I still didn’t want to go out to dinner or gift exchanges or watch meaningful theater. I was even out of sorts with MSNBC, my background of white noise. The week ended and calling for takeout was still too much interaction. What would become of me? Should I just give up and be old? Just stay by myself and do all my predictable and loved things—writing, knitting, reading, making paper flowers, avoiding daily cooking, and avoiding exercise (at all costs). I had some months past lost the automatic habit of getting dressed in the morning. It was a decision I now made later in the day depending on whether I planned to go out or not. Increasingly, I didn’t.

Passing Through a Wall

Lost in all of this, a grey wall flooded into my view. Not a stone wall or a brick wall but a wall of translucent photographs—mostly people, anonymous but not ominous. One face blurring into another in the layers of grey mist. The wall was moving like images in videos that slide off to the left or right to reappear from the top or bottom. Its length dissolved into a distant vanishing point. The wall was deep, layers of faces and spaces. It was as if Rod Stewart might stand up and say This is the Twilight Zone. And then he did. But he didn’t say anything.

In seconds, the pervious wall engulfed me and disappeared behind me. I was on the other side. Rod Stewart was gone.

Rather suddenly I felt less unbalanced and less unsure. More accepting but still tentative. I was left sitting comfortably aside from the Sturm und Drang. I was on the other side. There was time to be more concerned about the downfall of democracy. It wasn’t arrogance or grandiosity that was pushing me to be concerned about understanding the meaning of the principles of freedom and equality. What is safe? What is fair? Was there anything that would promise movement in a hope-worthy direction?

I became less repentant about leaving dirty dishes on the kitchen counter. It was my counter.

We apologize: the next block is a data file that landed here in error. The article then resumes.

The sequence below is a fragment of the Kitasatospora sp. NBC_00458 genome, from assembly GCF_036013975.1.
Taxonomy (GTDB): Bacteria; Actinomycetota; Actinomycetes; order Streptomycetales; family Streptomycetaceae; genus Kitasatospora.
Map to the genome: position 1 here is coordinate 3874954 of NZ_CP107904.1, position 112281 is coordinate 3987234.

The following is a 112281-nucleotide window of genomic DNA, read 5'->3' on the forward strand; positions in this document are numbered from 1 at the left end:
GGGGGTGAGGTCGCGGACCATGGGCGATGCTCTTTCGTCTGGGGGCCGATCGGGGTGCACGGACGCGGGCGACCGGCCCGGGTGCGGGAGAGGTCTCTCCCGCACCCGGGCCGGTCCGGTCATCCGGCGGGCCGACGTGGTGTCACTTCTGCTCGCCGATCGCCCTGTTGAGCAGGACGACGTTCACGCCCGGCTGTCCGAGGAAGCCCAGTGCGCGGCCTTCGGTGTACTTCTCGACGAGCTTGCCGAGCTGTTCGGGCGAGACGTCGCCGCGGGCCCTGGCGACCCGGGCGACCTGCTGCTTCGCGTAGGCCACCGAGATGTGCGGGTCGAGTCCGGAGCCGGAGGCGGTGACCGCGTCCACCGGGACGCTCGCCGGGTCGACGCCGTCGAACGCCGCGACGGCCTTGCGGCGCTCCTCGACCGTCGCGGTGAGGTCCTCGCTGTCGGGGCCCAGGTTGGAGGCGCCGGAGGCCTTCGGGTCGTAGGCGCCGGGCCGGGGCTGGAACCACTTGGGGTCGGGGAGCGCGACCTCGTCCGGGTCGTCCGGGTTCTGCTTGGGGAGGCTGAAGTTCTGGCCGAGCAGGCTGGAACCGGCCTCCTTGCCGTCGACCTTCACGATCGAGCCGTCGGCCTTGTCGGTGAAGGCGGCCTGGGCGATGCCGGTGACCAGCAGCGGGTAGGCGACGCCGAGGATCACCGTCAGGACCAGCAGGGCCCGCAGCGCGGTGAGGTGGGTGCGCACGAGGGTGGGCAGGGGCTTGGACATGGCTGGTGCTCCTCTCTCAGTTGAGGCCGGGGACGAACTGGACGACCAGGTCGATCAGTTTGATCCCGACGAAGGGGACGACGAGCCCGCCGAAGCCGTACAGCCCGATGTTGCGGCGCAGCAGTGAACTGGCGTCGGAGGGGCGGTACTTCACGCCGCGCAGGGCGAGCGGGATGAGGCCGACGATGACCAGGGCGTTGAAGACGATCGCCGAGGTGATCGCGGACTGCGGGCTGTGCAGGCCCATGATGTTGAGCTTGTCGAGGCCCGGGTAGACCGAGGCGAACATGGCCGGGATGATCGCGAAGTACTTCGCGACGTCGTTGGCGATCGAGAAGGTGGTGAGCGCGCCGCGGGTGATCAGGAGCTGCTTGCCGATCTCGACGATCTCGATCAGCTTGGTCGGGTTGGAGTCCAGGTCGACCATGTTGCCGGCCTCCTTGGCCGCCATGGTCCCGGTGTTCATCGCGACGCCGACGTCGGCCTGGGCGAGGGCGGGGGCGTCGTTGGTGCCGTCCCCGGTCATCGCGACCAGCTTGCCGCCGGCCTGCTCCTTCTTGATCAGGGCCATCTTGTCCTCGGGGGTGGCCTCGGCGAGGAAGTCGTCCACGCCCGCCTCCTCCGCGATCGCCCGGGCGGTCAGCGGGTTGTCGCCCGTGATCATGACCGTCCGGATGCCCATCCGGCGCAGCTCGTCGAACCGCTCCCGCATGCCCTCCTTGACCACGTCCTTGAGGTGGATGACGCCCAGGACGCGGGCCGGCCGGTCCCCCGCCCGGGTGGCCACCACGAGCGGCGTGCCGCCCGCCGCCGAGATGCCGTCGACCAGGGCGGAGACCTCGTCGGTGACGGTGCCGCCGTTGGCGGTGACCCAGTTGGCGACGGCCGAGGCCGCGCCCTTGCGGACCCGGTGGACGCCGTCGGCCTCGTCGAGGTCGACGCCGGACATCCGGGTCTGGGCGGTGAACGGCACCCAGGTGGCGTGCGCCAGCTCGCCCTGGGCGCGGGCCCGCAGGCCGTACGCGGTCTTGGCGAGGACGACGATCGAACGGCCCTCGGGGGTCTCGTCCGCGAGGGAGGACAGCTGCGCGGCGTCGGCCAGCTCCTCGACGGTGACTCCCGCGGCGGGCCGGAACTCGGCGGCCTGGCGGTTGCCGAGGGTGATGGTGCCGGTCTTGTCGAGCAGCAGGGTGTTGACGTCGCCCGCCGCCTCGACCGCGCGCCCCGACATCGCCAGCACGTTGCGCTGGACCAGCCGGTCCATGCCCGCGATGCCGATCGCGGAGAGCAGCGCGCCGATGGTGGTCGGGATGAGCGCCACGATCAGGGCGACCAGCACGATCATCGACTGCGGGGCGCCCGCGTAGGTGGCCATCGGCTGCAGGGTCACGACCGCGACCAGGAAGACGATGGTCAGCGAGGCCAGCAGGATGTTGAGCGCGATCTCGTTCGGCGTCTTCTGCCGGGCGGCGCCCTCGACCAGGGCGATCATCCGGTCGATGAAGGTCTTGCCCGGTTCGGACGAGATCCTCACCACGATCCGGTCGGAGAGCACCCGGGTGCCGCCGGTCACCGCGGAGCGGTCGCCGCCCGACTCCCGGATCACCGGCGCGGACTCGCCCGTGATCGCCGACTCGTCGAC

The bell had rung. I could never go back. But it didn’t feel like a problem, more like a release. But life felt different. As if I had graduated from something, or to something.



Cover of Elderhood by Louise Aronson

Of course, I went looking for a book that would explain where I was now that I had landed on the other side of the curtain.

I found Elderhood by Louise Aronson. It’s written about her experiences working in the medical field with elderly patients but she rises above the identification of elderly with dying. Her perspective is that the elderly are in a stage of life that often comes with infirmities that need to be accommodated, but they do not define who the person is or how they experience life.


bookmark_borderThe best music video ever made: Viewing Grand Rapids

Roger Ebert ranked this of “Views of Grand Rapids” the best music video ever made. After Newsweek pronounced the city one of the top ten dying the cities in the nation, residents sang and danced back.
This world-record setting 9+ minute lip dub features every willing resident of Grand Rapids and they sing, dance, and move in formation to Bye, Bye, Miss American Pie. In the background is Grand Rapids—probably all of it— including parks, office buildings, rivers, fire trucks, gymnasts and cheerleaders, guitar players of all ages and sizes, kyakers, a pick up football game in the street, marching band, swing dancers, car dealers, bands, and a mass pillow fight. Eminently viewable, multiple times. Watching it more than five times in a row is probably excessive — but who cares?